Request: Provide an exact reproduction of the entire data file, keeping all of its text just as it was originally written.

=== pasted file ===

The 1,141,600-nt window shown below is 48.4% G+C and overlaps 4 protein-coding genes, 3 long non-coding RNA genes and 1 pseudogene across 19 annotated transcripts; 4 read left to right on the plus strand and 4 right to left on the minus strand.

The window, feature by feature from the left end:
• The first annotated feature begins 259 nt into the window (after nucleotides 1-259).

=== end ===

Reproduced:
The 1,141,600-nt window shown below is 48.4% G+C and overlaps 4 protein-coding genes, 3 long non-coding RNA genes and 1 pseudogene across 19 annotated transcripts; 4 read left to right on the plus strand and 4 right to left on the minus strand.

The window, feature by feature from the left end:
• The first annotated feature begins 259 nt into the window (after nucleotides 1-259).